So this new book could be just another way of Clinton portraying herself as a woman battling back against the odds, being denied her due, but not giving up in despair.  Despite her false claims of a "vast right-wing conspiracy" against Bill Clinton, first lady Hillary gained traction by posing as the wronged wife.  She may have been as conniving as her errant spouse, but she evoked sufficient sympathy to become a carpet-bagging candidate elected to the U.S. Senate in New York State.  During that campaign, she took in even more gender pity by claiming that her space was invaded by her bullying opponent, just as, in her book, she now accuses Donald Trump of being a predator and "creep." 

Once again, Hillary is trying to take advantage of the fact that hell hath no fury like a woman scorned.  It is obvious that she enjoys being back in the public arena, batting her eyes, waving her hands, and lecturing to us all.  Her latest role is a variation of those she's played before: the spunky woman whom others tried in vain to destroy.

This week marked three significant events: the anniversaries of 9/11 and Benghazi and the launching of Hillary's latest book, written conveniently by a ghostwriter whose composing skills are as banal as her own.  In her exclusive interview with Jane Pauley, Hillary didn't bother to mention the terrorist attacks.  It was the supposed attack on her that mattered.  Describing her election ordeal, she predictably relied on the cliché: "It was a perfect storm."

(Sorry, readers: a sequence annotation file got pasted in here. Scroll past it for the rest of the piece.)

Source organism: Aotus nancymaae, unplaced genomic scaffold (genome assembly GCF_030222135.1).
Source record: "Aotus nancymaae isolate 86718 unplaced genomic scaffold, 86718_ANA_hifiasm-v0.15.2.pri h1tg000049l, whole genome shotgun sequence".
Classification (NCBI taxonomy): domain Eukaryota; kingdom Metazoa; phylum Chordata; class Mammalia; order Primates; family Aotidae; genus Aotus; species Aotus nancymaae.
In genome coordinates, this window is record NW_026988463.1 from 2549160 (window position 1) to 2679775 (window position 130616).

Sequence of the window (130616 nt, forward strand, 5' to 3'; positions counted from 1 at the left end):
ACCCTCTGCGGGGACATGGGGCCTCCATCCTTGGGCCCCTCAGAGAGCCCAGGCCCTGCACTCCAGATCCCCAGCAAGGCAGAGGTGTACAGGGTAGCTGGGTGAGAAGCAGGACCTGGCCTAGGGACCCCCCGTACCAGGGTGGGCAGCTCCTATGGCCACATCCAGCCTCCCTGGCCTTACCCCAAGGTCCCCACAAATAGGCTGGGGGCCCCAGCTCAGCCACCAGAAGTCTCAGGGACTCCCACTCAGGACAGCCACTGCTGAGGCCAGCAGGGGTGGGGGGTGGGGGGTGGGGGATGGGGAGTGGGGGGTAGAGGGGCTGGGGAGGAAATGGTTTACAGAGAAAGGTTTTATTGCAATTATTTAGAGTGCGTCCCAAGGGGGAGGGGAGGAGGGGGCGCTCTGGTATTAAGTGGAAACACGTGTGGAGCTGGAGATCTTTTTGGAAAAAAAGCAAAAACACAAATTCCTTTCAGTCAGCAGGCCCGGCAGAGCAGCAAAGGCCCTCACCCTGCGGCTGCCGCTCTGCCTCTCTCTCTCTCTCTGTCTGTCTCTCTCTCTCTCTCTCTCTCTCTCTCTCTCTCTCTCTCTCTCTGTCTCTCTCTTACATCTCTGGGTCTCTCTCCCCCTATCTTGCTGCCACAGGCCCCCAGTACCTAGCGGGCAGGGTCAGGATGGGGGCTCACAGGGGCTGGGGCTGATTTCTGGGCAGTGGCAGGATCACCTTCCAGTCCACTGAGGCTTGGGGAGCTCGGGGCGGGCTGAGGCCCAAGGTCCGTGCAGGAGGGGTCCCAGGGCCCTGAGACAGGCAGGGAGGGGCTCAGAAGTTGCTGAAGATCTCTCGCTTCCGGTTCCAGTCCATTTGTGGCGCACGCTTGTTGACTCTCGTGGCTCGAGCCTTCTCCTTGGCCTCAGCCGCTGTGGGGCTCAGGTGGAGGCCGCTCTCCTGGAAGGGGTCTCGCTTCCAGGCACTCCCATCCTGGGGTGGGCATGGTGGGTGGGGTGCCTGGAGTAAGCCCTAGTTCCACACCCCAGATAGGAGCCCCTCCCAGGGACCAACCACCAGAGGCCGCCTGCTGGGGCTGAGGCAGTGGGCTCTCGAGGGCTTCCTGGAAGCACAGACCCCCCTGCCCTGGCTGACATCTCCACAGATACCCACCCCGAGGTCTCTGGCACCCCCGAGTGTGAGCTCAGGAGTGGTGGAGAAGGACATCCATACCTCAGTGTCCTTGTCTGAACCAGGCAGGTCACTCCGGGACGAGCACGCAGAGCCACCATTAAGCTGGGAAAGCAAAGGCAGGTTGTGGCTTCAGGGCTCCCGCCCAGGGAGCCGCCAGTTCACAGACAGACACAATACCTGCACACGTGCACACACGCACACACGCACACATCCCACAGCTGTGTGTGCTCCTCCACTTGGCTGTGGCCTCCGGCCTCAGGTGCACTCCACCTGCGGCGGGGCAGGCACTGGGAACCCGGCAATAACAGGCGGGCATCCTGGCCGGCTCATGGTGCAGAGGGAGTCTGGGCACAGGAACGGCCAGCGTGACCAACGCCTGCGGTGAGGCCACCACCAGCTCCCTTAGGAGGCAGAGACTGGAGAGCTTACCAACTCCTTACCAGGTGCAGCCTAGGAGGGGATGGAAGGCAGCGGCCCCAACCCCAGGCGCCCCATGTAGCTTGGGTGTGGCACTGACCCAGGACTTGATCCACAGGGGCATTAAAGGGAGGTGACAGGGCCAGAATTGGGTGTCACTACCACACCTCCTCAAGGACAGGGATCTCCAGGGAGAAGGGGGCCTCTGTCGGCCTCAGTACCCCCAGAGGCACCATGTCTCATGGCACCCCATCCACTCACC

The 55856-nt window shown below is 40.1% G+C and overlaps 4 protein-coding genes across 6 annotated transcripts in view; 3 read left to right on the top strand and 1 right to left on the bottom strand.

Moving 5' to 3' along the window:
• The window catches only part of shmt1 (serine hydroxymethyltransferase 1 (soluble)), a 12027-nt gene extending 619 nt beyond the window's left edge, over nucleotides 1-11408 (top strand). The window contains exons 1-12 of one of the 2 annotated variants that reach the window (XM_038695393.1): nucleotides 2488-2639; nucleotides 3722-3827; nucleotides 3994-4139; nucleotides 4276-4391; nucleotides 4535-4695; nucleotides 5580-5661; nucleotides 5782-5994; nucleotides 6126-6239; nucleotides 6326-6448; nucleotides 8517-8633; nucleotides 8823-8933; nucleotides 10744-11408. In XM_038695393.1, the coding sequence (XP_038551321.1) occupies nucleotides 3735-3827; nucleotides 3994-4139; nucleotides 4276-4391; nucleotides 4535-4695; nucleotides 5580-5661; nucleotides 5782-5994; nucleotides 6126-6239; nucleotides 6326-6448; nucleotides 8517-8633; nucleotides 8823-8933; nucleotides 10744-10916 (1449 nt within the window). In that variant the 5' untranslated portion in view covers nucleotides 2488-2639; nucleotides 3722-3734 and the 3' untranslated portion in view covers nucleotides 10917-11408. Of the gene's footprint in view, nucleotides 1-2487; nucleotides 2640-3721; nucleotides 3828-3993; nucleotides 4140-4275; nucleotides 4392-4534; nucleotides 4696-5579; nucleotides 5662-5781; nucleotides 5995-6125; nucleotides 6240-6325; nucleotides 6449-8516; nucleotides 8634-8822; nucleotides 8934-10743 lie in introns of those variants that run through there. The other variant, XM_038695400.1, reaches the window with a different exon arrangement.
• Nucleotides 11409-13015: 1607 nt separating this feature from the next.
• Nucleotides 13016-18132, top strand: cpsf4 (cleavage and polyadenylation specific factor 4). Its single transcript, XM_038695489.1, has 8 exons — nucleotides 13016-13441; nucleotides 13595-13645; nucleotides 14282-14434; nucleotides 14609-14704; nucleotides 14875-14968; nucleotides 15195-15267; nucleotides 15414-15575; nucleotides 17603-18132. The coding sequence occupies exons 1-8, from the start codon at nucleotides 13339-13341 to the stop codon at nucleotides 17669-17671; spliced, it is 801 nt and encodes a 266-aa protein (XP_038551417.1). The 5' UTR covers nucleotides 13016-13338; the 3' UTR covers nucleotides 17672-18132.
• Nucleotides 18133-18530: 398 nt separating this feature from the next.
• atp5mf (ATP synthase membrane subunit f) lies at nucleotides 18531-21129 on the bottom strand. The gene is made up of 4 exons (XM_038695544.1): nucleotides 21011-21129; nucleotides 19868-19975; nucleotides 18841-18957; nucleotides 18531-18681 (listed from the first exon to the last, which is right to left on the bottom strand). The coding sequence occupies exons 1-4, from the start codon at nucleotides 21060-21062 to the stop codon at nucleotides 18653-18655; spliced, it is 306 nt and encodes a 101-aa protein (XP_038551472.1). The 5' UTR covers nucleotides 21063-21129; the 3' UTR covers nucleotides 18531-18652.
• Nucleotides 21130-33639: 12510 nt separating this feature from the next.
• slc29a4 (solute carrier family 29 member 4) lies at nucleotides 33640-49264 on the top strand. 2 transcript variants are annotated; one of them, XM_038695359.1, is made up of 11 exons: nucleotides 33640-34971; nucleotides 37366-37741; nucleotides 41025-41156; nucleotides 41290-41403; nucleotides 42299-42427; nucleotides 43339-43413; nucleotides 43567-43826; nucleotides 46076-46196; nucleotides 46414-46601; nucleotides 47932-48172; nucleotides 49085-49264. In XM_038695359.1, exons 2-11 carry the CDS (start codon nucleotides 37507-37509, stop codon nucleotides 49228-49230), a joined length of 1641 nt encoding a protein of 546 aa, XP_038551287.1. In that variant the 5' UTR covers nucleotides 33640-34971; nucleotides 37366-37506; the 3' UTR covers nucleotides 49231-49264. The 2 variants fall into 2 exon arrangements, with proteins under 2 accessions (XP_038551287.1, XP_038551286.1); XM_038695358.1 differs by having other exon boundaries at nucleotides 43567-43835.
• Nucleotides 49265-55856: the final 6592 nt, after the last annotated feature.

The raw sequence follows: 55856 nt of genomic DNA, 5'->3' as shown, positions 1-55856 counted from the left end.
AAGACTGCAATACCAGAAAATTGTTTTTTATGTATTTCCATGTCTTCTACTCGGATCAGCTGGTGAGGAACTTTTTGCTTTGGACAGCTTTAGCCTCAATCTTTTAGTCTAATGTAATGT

Way back when she launched her 2016 campaign, Hillary stood before a small crowd at the Iowa County Fairgrounds and shouted, "I'm back!"

"Back" is where Hillary wants to be, since for her there is no life after politics.  What Happened is her latest excuse to bask in the spotlight again, whether it illuminates or blinds her.  The trick now will be not only to prolong the attention, but to work up sympathy for a woman who refuses to call it quits.